By Elizabeth Tenety
Delaware Senate candidates Chris Coons (D) and Christine O’Donnell (R) met again Tuesday at Widener University’s School of Law for a debate over, among other contentious topics, the separation of church and state.
After a squabble over whether or not schools should be permitted to teach creationism as a competing theory to evolution, Coons said that the First Amendment has been interpreted by the Supreme Court to imply the case for the separation of church and state.
O’DONNELL: “So you’re telling me . . . that the phrase ‘separation of church and state’ is found in the First Amendment?”
Coons didn’t take the bait and went on, citing the Supreme Court’s interpretation of the First Amendment as confirmation of the First Amendment’s intention.
The debate soon after returned to the subject:
O’DONNELL: “Let me just clarify, you’re telling me that the separation of church and state is found in the First Amendment?”
COONS: “‘Government shall make no establishment of religion'”
O’DONNELL: “That’s in the First Amendment”
It is not clear if O’Donnell last line is a question, a rumination or a confirmation. Listen to the clip and decide. (Around the 19 minute mark).
Congress shall make no law respecting an establishment of religion, or prohibiting the free exercise thereof; or abridging the freedom of speech, or of the press; or the right of the people peaceably to assemble, and to petition the government for a redress of grievances.
This point –that the First Amendment does not call for the separation of church and state –is a favorite among some conservative religious activists who say that proponents of secularism have gone too far in removing religion from the public square. For one such perspective, read David Barton, conservative Christian activist and Wallbuilders founder.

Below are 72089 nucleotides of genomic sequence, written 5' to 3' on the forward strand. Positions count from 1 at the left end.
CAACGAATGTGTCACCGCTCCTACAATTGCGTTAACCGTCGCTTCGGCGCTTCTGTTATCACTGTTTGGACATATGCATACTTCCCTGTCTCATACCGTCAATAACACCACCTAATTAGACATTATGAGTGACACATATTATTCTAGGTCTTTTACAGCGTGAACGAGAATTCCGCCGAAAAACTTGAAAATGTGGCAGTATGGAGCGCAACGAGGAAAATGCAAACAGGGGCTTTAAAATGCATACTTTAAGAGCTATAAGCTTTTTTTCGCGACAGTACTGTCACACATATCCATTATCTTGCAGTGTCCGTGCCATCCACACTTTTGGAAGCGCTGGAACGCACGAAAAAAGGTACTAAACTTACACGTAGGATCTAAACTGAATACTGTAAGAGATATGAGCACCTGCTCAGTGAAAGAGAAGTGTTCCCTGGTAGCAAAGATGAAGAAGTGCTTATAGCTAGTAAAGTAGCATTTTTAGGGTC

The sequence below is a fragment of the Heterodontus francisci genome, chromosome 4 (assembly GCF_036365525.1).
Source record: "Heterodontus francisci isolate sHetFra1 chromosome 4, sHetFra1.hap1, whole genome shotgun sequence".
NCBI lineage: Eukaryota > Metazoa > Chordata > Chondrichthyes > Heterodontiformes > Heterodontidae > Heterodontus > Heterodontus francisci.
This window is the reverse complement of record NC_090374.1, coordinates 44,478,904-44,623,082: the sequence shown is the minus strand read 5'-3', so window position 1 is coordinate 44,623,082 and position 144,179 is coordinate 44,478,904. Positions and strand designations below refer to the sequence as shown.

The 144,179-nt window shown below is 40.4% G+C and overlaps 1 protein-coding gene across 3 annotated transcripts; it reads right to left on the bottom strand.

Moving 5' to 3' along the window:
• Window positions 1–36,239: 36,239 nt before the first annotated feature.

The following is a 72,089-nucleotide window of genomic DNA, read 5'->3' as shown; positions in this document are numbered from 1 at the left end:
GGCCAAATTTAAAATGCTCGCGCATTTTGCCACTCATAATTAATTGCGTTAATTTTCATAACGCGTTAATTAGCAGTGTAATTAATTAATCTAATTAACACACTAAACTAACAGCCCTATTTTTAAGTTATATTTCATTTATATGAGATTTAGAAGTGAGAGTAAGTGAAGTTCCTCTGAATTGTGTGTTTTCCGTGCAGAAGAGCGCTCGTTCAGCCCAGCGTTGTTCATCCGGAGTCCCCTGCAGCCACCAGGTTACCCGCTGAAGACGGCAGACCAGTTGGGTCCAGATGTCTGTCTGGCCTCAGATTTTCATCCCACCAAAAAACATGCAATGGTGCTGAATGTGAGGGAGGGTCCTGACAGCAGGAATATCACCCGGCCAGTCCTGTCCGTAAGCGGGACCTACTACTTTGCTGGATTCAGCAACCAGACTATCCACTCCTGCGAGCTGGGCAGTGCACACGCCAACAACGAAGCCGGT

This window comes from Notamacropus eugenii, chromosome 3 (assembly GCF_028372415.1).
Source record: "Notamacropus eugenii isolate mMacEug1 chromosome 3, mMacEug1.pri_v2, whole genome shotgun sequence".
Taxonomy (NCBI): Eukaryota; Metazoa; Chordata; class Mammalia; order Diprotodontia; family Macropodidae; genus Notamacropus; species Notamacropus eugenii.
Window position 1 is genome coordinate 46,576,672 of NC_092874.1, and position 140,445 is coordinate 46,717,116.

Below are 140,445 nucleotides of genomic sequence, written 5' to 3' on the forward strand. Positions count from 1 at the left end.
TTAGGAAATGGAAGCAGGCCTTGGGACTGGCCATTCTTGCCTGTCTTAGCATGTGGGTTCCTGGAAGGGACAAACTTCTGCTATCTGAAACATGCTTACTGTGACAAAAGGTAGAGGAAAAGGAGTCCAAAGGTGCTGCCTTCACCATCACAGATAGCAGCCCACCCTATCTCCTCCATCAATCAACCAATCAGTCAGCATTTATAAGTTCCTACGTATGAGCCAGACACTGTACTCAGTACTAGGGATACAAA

The phrase itself –‘separation of church and state’ —originated from a letter Thomas Jefferson wrote to a persecuted Baptist minority group in 1802, well after the Constitution was written and ratified. Jefferson wrote:
“Believing with you that religion is a matter which lies solely between Man & his God, that he owes account to none other for his faith or his worship, that the legitimate powers of government reach actions only, & not opinions, I contemplate with sovereign reverence that act of the whole American people which declared that their legislature should “make no law respecting an establishment of religion, or prohibiting the free exercise thereof,” thus building a wall of separation between Church & State.”
Government may not ‘establish’ a religion, nor may it ‘prohibit the free exercise thereof.’ This tension -between the freedom of citizens to express their faith and the duty of government to stay out of the religion business -has haunted America throughout her history. But given the competing opinions on where to draw that line on issues like abortion, gay marriage, public prayer and yes, teaching creationism, could it be that open debate is a sign of a healthy and functioning democracy?
What did you think of the back and forth between O’Donnell and Coons over the ‘separation of church and state’? Do you think the country has gone too far –or not far enough –in keeping religion out of the public square?
More On Faith:
Cal Thomas: “Separation” claim meant to keep religious people out of political life